Allelopathic Effects of Aqueous Extract from Siam Weed on the Growth of Cowpea

by
L.S. Gill, G.O Anoliefo and U.V. Iduoze
Department of Botany, University of Benin, Benin City, Nigeria

 INTRODUCTION
 MATERIALS/ METHODS
 RESULTS/ DISCUSSION
 REFERENCES
 TABLE 1
 TABLE 2
 TABLE 3

 

 

ABSTRACT

This study reports on the effect of aqueous extract taken from the stem, leaf and root of Chromolaena odorata, on the growth of Vigna unguiculata. Generally, leaf extract for 48 hours had significant inhibitory effect on growth of the root, stem and leaf. However, results indicate that leaf growth was significantly inhibited by aqueous extract of root, stem and leaf.

INTRODUCTION

DeCandolle (1832) was probably the first person to suggest the possibility that many plants may excrete something from their roots which is injurious to other plants. Molisch (1937) proposed the term "allelopathy" for expressing the harmful effect that one plant species has on another through the formation of chemical retardants escaping into the environment. The concept of allelopathy was further supported and further developed by Bonner (1950), Grummer and Beyer (1960) Evenari (1961), Whittaker (1970), Pitman and Duke (1978) and Fischer et al. (1978). According to Lavabre (1991), allelopathic effects are controversial and still poorly understood. Allelo-chemicals (inhibitors) are produced by plants as end products, by-products, and metabolites, and are contained in the stem, leaves, roots, flowers, inflorescence, fruits and seeds of the plant. Of these plant parts, leaves seem to be the most consistent producers of these allelochemicals.
The four ways in which allelochemicals escape from a plant are: (i) volatilization, during which the terpenes are released from the leaves of some plant species; (ii) leaching (which has shown that living or dead leaves of many plants contain growth inhibitors); (iii) exudation by which case roots of several crop and non-crop species release large quantities of organic compounds that inhibit the growth of other plants; and (iv) decomposition, through which allelochemicals are released from plant residue.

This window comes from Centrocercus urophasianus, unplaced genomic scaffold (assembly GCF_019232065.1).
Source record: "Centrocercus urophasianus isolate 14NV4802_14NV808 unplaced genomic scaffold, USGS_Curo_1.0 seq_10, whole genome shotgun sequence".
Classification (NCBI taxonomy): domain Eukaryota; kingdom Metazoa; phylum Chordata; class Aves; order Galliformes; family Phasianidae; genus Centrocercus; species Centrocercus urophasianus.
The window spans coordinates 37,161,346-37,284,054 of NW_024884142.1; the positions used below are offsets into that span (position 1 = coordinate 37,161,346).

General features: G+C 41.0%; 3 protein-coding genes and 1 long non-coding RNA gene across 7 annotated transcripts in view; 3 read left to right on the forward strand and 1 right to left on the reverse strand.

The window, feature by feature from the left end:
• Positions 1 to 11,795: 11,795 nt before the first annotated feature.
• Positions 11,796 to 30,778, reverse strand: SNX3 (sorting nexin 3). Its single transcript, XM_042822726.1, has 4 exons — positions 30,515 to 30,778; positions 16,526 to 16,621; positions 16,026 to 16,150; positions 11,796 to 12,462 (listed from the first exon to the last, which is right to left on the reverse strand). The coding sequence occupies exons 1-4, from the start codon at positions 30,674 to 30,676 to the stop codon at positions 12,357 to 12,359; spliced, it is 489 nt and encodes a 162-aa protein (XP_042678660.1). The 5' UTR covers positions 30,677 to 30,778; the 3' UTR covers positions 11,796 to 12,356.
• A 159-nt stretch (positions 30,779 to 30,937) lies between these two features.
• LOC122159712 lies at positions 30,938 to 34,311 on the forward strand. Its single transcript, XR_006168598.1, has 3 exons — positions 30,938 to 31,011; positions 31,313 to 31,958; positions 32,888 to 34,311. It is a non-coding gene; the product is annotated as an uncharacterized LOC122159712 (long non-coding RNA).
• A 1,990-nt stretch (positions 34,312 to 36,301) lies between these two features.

Considerable research work has been done on the allelopathic effect of weeds on natural plant communities viz, abandoned fields or old fields (Abdul-Wahab & Rice 1967, Neil & Rice 1971). Although information on the allelopathic effects of weeds on many tropical crop plants is lacking, such information is available for some temperate crop plants.
Chromolaena odorata is a troublesome weed of arable fields, roadsides and plantation crops such as oil palm, coffee and cashew (Eze & Gill 1992). The leaves of C. odorata contain a large amount of allelochemicals (Ambika & Jayachandra 1980), which may retard the growth of crop plants. Tijani and Fawusi (1989) have reported on the allelopathic activities of crude methanol extract of C. odorata, on seed germination and seedling growth of the tomato. A review of the literature indicates that work has not yet been done on the effect of aqueous extract of Siam weed on the growth of cowpea (Vigna unguiculata). Thus, the present study was undertaken in an attempt to record the effect of aqueous extracts on the growth of cowpea.

MATERIALS AND METHODS

C. odorata was collected from University of Benin, Benin City (Lat. 6.5 N, Long. 6.0 W.), Edo State, Nigeria, and immediately brought to the laboratory where the leaves were removed from their stems. The roots and stems were then cut into 8 cm pieces. One kilogram each of leaves, stems and roots were soaked in 1 litre of distilled water, for periods of 36, 48 and 60 hours. The extracts were then filtered and stored in a refrigerator until they were to be used.
Seeds of two varieties of V. unguiculata, white and brown, purchased from the local market were used. These seeds were placed in petri dishes for germination. The seeds used in the study were steeped in water to determine their viability; those that floated were not used.
Sets of 10 seeds each with three replicates per treatment, were allowed to imbibe water on "Whatman No. 1" filter paper saturated with 4 ml. of respective extracts. This was done for a period of 36, 48 and 60 hours, for the leaf stem and root extracts. The seeds were allowed to germinate and grow in petri dishes. One set of petri dishes from each treatment was then put in the dark while the other received continuous light. The seeds which were maintained in a continuously dark area were kept in a cupboard, while those receiving continuous light were placed under a fluorescent lamp (1100 m/m at bench level). The filter papers were constantly moistened with the appropriate extracts. The seedlings were left to grow for four days at room temperature (28+2°C), and measurements were taken of the leaf, stem and root. The dishes in the dark were observed under red light. Emergence of 1 mm of the radicle was used as the criterion for germination.